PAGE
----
You are here

From the Editor

Real-Life Budget Decisions

How do you balance your district's needs of the future, versus its present-day obligations?

Real-Life Budget Decisions

Close readers of this magazine will remember that in addition to being editor-in-chief here, I'm also a member of the school board in my town of Brookfield, Conn. So as I write this near the ides of March, I'm immersed in the same thing a lot of you are trying to decide on next year's school budget.

I did originally think my knowledge of K-12 issues would greatly enhance my effectiveness as a board member, but when it comes to deciding between an additional second-grade teacher to keep class sizes low and a data manager to help the district create customized reports to drive data-driven decision-making, my magazine expertise isn't much help.

How do you balance your district's needs of the future versus its present-day obligations?

While this decision is just one of the difficult ones administrators and school board members face each year, I'm really more interested in examining the balance between how key people in districts weigh the needs of the next year versus the idea of committing time and money to lay groundwork that will mostly pay off in the future.

I'm sure in every school district budget meeting around the country someone has surmised that it's never a good year to spend tax dollars. In Connecticut, our budget is mostly funded through local taxes, but even though the town's Grand List is growing, other circumstances are conspiring to compete for education dollars. In Brookfield, after the Board of Ed sets the budget, our boards of selectmen and finance get to review (read: cut) the budget before it is readied for town vote. So although our board finished its budget deliberations in January, after the cuts are decided later this month, we'll be back at it to decide what programs to slash.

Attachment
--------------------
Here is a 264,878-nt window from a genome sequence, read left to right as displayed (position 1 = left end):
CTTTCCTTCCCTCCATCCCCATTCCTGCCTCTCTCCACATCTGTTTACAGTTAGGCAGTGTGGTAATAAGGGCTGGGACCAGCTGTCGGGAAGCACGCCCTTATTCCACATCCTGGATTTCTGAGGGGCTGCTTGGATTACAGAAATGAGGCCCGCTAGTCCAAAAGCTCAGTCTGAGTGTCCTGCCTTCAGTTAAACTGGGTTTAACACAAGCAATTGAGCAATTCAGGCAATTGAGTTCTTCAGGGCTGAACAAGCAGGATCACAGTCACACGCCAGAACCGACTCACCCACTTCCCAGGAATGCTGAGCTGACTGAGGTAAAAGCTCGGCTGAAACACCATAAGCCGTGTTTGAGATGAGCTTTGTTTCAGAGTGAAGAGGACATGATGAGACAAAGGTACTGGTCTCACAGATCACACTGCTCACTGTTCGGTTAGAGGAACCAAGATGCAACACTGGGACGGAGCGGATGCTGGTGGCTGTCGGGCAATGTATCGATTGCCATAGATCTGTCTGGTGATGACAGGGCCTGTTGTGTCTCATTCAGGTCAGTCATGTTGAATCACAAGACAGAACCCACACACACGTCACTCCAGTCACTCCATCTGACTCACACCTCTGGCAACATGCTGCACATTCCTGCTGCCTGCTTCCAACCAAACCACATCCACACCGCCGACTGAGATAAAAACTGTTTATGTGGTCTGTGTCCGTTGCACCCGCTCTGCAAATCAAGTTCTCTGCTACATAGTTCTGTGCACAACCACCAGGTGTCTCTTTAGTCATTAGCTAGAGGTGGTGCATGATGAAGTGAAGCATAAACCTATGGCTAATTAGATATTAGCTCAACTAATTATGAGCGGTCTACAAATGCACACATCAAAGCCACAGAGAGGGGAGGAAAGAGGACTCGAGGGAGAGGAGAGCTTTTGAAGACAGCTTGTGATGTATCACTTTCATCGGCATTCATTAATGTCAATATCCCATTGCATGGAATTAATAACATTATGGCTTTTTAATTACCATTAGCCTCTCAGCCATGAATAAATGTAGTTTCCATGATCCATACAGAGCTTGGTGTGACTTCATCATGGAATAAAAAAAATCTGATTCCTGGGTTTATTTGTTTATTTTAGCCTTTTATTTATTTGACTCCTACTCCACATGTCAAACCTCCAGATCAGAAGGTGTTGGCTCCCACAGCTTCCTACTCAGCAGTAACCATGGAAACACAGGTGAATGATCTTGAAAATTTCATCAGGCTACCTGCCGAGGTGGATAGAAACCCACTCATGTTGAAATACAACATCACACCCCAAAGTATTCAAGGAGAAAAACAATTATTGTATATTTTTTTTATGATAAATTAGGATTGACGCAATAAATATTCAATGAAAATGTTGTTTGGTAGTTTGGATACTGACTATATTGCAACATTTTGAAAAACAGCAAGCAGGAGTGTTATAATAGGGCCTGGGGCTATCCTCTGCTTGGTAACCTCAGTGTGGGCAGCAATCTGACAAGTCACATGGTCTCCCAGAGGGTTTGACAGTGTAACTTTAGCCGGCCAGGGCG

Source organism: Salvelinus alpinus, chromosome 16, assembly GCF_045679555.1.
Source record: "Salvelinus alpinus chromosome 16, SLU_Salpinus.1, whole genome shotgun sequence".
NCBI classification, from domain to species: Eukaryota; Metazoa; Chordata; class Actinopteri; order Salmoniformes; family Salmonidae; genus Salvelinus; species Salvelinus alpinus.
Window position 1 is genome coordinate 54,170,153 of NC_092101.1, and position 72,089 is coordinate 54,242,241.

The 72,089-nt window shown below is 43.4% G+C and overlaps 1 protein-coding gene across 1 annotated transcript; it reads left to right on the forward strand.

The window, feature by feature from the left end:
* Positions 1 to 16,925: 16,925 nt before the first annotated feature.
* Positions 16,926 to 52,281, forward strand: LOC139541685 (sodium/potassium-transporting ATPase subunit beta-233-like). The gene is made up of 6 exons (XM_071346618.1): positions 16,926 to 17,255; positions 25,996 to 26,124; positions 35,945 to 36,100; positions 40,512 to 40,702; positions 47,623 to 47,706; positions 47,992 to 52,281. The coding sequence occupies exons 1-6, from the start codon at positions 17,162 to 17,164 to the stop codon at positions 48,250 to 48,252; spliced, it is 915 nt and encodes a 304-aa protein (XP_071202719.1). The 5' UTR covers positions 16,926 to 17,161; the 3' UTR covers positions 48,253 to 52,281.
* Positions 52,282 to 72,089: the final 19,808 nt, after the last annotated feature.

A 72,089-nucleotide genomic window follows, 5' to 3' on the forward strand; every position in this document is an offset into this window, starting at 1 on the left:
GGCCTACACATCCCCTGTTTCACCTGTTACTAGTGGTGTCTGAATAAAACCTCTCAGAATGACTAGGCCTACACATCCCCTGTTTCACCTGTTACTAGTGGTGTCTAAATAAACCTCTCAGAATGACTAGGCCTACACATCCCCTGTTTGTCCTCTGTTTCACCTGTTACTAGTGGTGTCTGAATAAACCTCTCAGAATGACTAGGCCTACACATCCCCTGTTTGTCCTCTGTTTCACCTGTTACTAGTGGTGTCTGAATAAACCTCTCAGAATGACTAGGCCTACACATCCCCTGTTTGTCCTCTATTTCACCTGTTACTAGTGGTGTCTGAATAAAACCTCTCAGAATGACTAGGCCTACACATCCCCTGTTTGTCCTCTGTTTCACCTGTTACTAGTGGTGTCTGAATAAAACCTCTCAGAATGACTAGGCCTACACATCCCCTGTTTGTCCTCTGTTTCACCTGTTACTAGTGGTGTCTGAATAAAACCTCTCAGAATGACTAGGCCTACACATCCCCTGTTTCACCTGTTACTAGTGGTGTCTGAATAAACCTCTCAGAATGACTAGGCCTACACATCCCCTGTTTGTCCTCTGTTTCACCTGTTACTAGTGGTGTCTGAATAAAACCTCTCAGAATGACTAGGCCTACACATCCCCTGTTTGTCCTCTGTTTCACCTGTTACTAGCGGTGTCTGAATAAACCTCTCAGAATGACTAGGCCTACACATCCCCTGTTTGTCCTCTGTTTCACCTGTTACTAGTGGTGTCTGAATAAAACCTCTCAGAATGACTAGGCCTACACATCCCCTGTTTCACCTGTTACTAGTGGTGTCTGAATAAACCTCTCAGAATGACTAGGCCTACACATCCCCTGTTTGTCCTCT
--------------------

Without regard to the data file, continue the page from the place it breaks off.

And that's obviously the tough part. In addition to the above-mentioned example, the district is trying to bring high-speed Internet access to all of its schools. Although that's a capital budget item, in some ways it competes against more mundane goals, such as funding supplies and textbooks. And we all know that rising health care costs and increasing energy costs have to be paid before any of these considerations take place.

Not so surprisingly, these same issues come up several times in this month's magazine. When Monte Moses, superintendent of the Cherry Creek School District in Greenwood Village, Colo., talks about the federal budget cuts that education faces (in "Underfunded," page 38), he surmises that he's going to have to reduce the number of teachers and teacher aides in his district so he can give the remaining teachers the raises they deserve. Also, he's considering hiring an outside firm to study the success and readiness of the graduates in his district. While he admits the cost will be high, he says the information is necessary for the district to reach its goal of preparing every student for higher ed.

In Research Corner ("Laptop Studies," page 102), we find out that Henrico County (Va.) Public Schools is funding a study to find out what difference its laptop program has made in the past five years. While this will be important information inside and outside the county, it certainly came at the cost of other expenditures.

So let me know how you and your boards make these types of decisions each year. Is there a formula you have, trying to set aside some money for longer-term projects, or is it just a feel as to whether the district as a whole would be better served by more textbooks and a second-grade teacher or a data manager and high-speed Internet? Tell me what you think and I'll share your answers in a later note.